What did I start next? A dragon! This one is also from Midori Matsushima. (I’ve been taking classes for it with Mary Alice at Bluebonnet Studio). It has a variety of multicolored metal threads and silks. I love all the whiskers and particularly the eyebrows.
The eyeballs are padded out enormously for a 3D effect (don’t worry, I’ll give him pupils eventually). Also padded is that giant horn at the back of his head. It has crinkly metal sparkle thread.
This guy is a lot of fun to work on, but good lord he has a lot of scales. Do you have any idea how many hours I’ve spent working on scales? I was very ambitious when I signed up for this! I’ve made a lot of progress since this picture, so there are many blog posts to come 🙂
The tail feathers on the second crane came out smoother. Those tight turns are a little tricky, even with tweezers. Then I stitched the puddle in. It’s called fuzzy effect, I think, because you don’t place the lines exactly next to each other. You skip a thread in between.
The grand finale! I got it framed with a beautiful blue suede mat.
Next week: I started yet another project! A very impressive project!
So, my next project (as announced in the last post) was this pair of cranes. They’re couched metallic thread. You start at the outside with a pair of threads (not true gold in this case) attached to spools and couch them together in concentric rings until you get to the center.
I really sweated the tail feathers on the first crane – sharp turns are hard to get right. And fitting in some tiny circles inside the head was fiddly work.
The next step was legs! They’re single-thread couching for skinny crane legs.
Next week: The puddle and crane number 2. I finished it! And framed it!
You can see this isn’t a very large piece – my hands are pretty small. The background is a special dyed silk. Here’s a photo of the whole frame:
I had it framed at We Frame It in Houston, TX. He did a lovely job. I think the matting and frame really work with the dyed silk background.
Next week: I started a new piece! It is a tiny pair of goldwork cranes designed by Midori Matsushima. In retrospect, I’m glad they were tiny because couching in circles is rather tedious. I know some people adore gold work but I start losing patience.
I haven’t been posting but I have been embroidering! My Number One Fan (Grandma) is making dire threats about what will happen if I don’t start posting, so the blog is back. I have pre-written one post a week for the next two months so I have a head start. See, Grandma, I have lots of photos! I’m writing away! I swear!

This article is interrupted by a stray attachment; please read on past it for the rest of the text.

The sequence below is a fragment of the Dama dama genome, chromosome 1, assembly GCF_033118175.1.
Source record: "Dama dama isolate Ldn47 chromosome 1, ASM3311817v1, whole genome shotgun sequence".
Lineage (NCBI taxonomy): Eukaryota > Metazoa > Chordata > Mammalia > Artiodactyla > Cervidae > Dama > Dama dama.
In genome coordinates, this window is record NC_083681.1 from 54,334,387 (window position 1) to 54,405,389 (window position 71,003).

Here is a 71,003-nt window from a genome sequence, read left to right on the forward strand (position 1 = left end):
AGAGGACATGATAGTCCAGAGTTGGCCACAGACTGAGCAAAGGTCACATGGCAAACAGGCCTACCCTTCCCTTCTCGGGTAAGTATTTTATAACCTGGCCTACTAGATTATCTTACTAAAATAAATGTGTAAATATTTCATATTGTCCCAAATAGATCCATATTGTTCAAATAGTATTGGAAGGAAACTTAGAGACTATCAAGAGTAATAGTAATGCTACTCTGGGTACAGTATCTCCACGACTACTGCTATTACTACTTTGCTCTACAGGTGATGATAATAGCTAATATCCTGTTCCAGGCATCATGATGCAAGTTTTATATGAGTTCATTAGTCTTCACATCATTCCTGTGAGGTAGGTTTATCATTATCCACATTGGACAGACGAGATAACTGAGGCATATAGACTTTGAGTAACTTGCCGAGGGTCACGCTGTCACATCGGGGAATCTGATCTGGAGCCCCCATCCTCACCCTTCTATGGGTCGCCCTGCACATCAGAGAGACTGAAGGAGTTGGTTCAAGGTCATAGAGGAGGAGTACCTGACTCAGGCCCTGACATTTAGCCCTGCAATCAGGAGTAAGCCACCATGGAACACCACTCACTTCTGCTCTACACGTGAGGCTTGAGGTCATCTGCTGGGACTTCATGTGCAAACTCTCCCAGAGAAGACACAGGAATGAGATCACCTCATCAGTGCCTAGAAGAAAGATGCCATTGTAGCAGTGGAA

OK, so this design had four leaves at various stages in their life cycle. You can see in Wikipedia that as the plant dries, the skin of the “lantern” dries out and you can see the inner seed through the lace of the outer skin. The plant slowly changes from green to reds and oranges.
The veins on the outside are couched silk, and the lace of the dried plant-skin is couched metal.
Finally, here are all four of the finished leaves! Next week: I got it framed and started a new project!!!
I had the great good fortune of spending the weekend at the Houston Quilt Festival (winners photos). Wow, that was amazing! And exhausting! (Check out the Studio Art Quilt Association! I don’t quilt, but wow! Amazing fiber artists) As you know, I want to start working on my own embroidery designs, partly in Japanese embroidery. So I stopped by the booth for Saber’s Japanese Textiles and Tours and picked up some beautiful silks.
The white on the left has a beautiful water pattern and the red has some little houses. It’ll be interesting to work with those. The “yellow” fabric does not look quite so yellow in person. I will have to try again with better lighting. The green is also very beautiful.
Now for a few of the sketches I’ve done in figure drawing class! It is very hard to pick just one to start with. I will have to think about the fabric too, since I have options. Next step: get the chosen one scanned into the computer and turned into an outline so I can get it printed onto the fabric.
Leaf Number 2 is started! All that’s left is couching veins on top of it. I also started leaf 3. The Japanese style has an interesting approach to blending. Below you can see the dark green and dark red are stitched right up to the line. They share needleholes, but there’s no long-and-short stitch overlapping. Then you take a tiny little blending thread (here I used yellow on one side and green on the other) and do little stitches over the line to blur the line.
Below is a closer look (also with some bonus larger yellow stitches in the green foundation). Up close, the tiny stitches over the line look peculiar. From a distance they break up the line so it looks like the green and red are overlapping.
I added a few green stitches to the red, then started couching the veins.
The current state of the project: